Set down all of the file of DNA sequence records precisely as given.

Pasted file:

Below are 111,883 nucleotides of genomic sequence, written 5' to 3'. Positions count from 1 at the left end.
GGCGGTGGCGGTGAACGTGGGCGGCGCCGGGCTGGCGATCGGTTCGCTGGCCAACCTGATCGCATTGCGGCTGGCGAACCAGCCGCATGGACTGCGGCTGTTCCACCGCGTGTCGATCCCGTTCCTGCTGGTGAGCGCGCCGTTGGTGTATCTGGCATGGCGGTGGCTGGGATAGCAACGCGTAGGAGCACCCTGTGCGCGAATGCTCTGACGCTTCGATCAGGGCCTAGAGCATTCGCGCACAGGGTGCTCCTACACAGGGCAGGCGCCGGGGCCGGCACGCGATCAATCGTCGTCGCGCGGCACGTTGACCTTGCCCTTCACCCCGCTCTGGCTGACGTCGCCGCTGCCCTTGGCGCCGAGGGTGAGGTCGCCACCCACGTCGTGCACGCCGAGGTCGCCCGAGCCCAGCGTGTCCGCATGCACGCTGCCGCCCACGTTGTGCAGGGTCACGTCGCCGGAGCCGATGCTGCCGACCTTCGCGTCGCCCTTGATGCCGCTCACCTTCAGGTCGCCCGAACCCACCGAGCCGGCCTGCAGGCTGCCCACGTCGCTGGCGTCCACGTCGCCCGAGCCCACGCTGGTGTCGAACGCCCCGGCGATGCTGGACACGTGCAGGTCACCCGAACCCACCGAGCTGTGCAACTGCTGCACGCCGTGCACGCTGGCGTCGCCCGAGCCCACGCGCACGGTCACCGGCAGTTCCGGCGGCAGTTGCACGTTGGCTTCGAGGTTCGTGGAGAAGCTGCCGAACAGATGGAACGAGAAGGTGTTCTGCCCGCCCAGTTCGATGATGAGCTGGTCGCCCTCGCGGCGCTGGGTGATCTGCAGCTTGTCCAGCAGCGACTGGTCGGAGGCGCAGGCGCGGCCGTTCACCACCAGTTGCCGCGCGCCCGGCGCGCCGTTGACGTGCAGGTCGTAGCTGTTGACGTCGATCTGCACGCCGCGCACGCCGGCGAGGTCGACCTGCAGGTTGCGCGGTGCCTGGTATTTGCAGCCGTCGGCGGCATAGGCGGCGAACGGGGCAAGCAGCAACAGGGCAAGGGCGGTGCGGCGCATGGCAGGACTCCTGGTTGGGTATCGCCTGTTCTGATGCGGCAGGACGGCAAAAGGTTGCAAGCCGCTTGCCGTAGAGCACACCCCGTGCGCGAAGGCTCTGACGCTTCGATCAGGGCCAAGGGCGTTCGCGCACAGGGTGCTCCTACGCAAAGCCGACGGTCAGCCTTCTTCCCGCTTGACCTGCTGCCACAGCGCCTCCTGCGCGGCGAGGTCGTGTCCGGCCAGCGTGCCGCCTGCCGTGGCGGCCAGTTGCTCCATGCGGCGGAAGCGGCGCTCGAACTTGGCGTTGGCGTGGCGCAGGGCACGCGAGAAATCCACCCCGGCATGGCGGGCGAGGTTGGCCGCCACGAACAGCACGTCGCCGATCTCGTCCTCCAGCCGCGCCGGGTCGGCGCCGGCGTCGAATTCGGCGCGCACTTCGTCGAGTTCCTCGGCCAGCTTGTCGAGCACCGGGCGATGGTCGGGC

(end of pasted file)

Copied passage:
Below are 111,883 nucleotides of genomic sequence, written 5' to 3'. Positions count from 1 at the left end.
GGCGGTGGCGGTGAACGTGGGCGGCGCCGGGCTGGCGATCGGTTCGCTGGCCAACCTGATCGCATTGCGGCTGGCGAACCAGCCGCATGGACTGCGGCTGTTCCACCGCGTGTCGATCCCGTTCCTGCTGGTGAGCGCGCCGTTGGTGTATCTGGCATGGCGGTGGCTGGGATAGCAACGCGTAGGAGCACCCTGTGCGCGAATGCTCTGACGCTTCGATCAGGGCCTAGAGCATTCGCGCACAGGGTGCTCCTACACAGGGCAGGCGCCGGGGCCGGCACGCGATCAATCGTCGTCGCGCGGCACGTTGACCTTGCCCTTCACCCCGCTCTGGCTGACGTCGCCGCTGCCCTTGGCGCCGAGGGTGAGGTCGCCACCCACGTCGTGCACGCCGAGGTCGCCCGAGCCCAGCGTGTCCGCATGCACGCTGCCGCCCACGTTGTGCAGGGTCACGTCGCCGGAGCCGATGCTGCCGACCTTCGCGTCGCCCTTGATGCCGCTCACCTTCAGGTCGCCCGAACCCACCGAGCCGGCCTGCAGGCTGCCCACGTCGCTGGCGTCCACGTCGCCCGAGCCCACGCTGGTGTCGAACGCCCCGGCGATGCTGGACACGTGCAGGTCACCCGAACCCACCGAGCTGTGCAACTGCTGCACGCCGTGCACGCTGGCGTCGCCCGAGCCCACGCGCACGGTCACCGGCAGTTCCGGCGGCAGTTGCACGTTGGCTTCGAGGTTCGTGGAGAAGCTGCCGAACAGATGGAACGAGAAGGTGTTCTGCCCGCCCAGTTCGATGATGAGCTGGTCGCCCTCGCGGCGCTGGGTGATCTGCAGCTTGTCCAGCAGCGACTGGTCGGAGGCGCAGGCGCGGCCGTTCACCACCAGTTGCCGCGCGCCCGGCGCGCCGTTGACGTGCAGGTCGTAGCTGTTGACGTCGATCTGCACGCCGCGCACGCCGGCGAGGTCGACCTGCAGGTTGCGCGGTGCCTGGTATTTGCAGCCGTCGGCGGCATAGGCGGCGAACGGGGCAAGCAGCAACAGGGCAAGGGCGGTGCGGCGCATGGCAGGACTCCTGGTTGGGTATCGCCTGTTCTGATGCGGCAGGACGGCAAAAGGTTGCAAGCCGCTTGCCGTAGAGCACACCCCGTGCGCGAAGGCTCTGACGCTTCGATCAGGGCCAAGGGCGTTCGCGCACAGGGTGCTCCTACGCAAAGCCGACGGTCAGCCTTCTTCCCGCTTGACCTGCTGCCACAGCGCCTCCTGCGCGGCGAGGTCGTGTCCGGCCAGCGTGCCGCCTGCCGTGGCGGCCAGTTGCTCCATGCGGCGGAAGCGGCGCTCGAACTTGGCGTTGGCGTGGCGCAGGGCACGCGAGAAATCCACCCCGGCATGGCGGGCGAGGTTGGCCGCCACGAACAGCACGTCGCCGATCTCGTCCTCCAGCCGCGCCGGGTCGGCGCCGGCGTCGAATTCGGCGCGCACTTCGTCGAGTTCCTCGGCCAGCTTGTCGAGCACCGGGCGATGGTCGGGC